With summer right around the corner, many Michigan employers are staffing up with interns to help out with the workloads, and also as part of recruiting programs. A question that most employers hopefully won’t have to grapple with, but inevitably some will, is: What happens if an intern gets injured on the job; is he or she entitled to Michigan workers’ compensation benefits?
The answer to this question is not clear-cut. It requires an analysis of Michigan statutes, and a relative dearth of Michigan case law. Ultimately, the answer to the question of whether interns are eligible for Michigan workers’ compensation benefits is, like most legal inquiries: It depends. Each situation requires a factual analysis that must be considered in light of statutory language and judicial interpretations. What follows is a framework for considering these issues on a case-by-case basis.
The Legal Framework
The issue of whether an intern who is injured on the job is entitled to Michigan workers’ compensation benefits hinges on whether the intern is an “employee” for purposes of the Michigan Workers’ Disability Compensation Act (the “Act”). If so, then the injured intern would be entitled to Michigan workers’ compensation benefits.
Section 418.161(1) of the Act defines “employee,” and the term “intern” is not specifically included in the definition. However, subsection 418.161(1)(m) provides that:
Every person engaged in a federally funded training program or work experience program that mandates the provision of appropriate workers’ compensation for participants and that is sponsored by the state, a county, city, township, village, or school district, or an incorporated public board or public commission in the state authorized by law to hold property and to sue or be sued generally, or any consortium thereof, shall be considered, for the purposes of this act, to be an employee of the sponsor and entitled to the benefits of this act.
This section is narrow in scope and is only applicable where the intern is part of a federally funded training or work experience program. If the specific statutory criteria are met, then a sponsor—the employer—would be responsible for the provision of workers’ compensation and must secure the payment of workers’ compensation by a method, such as obtaining an appropriate insurance policy with a carrier or group fund, permitted under Chapter 6 of the Act.
Looking beyond theses specific statutory criteria, there is very little Michigan case law that sheds additional light on whether an intern should be considered an employee for workers’ compensation purposes. In particular, cases that have explored whether an intern is entitled to Michigan workers’ compensation benefits consider whether the intern relationship was one of “mutual benefit.” To the extent there is mutual benefit for both parties (intern and purported employer), this establishes the requisite employment relationship necessary to trigger eligibility for workers’ compensation benefits.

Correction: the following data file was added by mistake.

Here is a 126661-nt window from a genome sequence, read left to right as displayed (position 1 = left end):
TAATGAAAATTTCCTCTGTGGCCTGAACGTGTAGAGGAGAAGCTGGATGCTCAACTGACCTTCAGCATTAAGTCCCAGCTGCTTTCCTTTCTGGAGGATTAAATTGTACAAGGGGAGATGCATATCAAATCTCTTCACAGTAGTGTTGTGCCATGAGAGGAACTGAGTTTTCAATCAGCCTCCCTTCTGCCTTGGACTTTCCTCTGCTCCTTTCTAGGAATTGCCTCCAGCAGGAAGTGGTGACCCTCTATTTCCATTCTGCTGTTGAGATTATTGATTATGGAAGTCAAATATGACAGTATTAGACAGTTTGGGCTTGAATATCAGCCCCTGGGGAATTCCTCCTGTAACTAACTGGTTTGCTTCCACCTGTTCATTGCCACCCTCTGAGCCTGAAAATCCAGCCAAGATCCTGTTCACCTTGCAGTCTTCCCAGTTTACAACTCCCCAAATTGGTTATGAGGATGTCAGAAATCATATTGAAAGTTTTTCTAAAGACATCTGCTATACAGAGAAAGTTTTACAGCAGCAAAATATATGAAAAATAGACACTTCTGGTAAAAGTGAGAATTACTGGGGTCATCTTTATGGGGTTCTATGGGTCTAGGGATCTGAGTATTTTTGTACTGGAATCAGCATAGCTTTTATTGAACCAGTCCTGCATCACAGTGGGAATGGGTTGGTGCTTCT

For example, in an unpublished opinion in the case of Macarthur v Ramsey Havenwyck, the Michigan Court of Appeals addressed a situation involving a plaintiff who was injured in the course of her internship with a defendant hospital. Plaintiff did not complete her internship, and did not file a claim for workers’ compensation benefits. Nearly three years after the alleged assault, plaintiff filed a civil complaint alleging that the defendant hospital was negligent.
The trial court granted the defendant’s motion for summary disposition, holding that the plaintiff was an employee subject to the exclusive remedy provision of the Act. The civil case was therefore dismissed.
The Court of Appeals held that because there had been an exchange of services for training or college credits towards graduation, there was an employment relationship sufficient to establish her entitlement to workers’ compensation benefits. The court noted that the plaintiff was required to complete the internship in order to obtain her master’s degree in psychology. In return, she provided counseling services. Accordingly, because the internship relationship was one of “mutual benefit,” the intern was an employee entitled to benefits.
In the very dated case of Betts v Ann Arbor Public Schools, the court analyzed the relationship under the old eight-factor economic reality test. The Michigan Supreme Court held that the required “contract for hire,” for purposes of the Act, may be established where there is an exchange of services for training or college credit towards graduation. In this sense, the Betts case is similar to the more recent Macarthur case in that courts look to whether both parties received some identifiable benefit from the relationship.
Determining whether an intern is entitled to workers’ compensation benefits in Michigan requires a fact-specific analysis. Neither statutes nor case law provide clear, easy answers. The legislative and judicial guidance suggests that in situations where an intern and employer engage in a relationship of “mutual benefit,” then the intern will be considered an “employee” entitled to benefits under the Act. That said, it is worth noting that none of the cases were decided based on the “20-factor test,” adopted by the Michigan legislature in 2013, to determine whether a worker is a contractor or employee. However, even taking into account the 20-factor test, in cases where there is demonstrable mutual benefit, it is likely that an employee/employer relationship will be found, giving rise to benefits under the Act.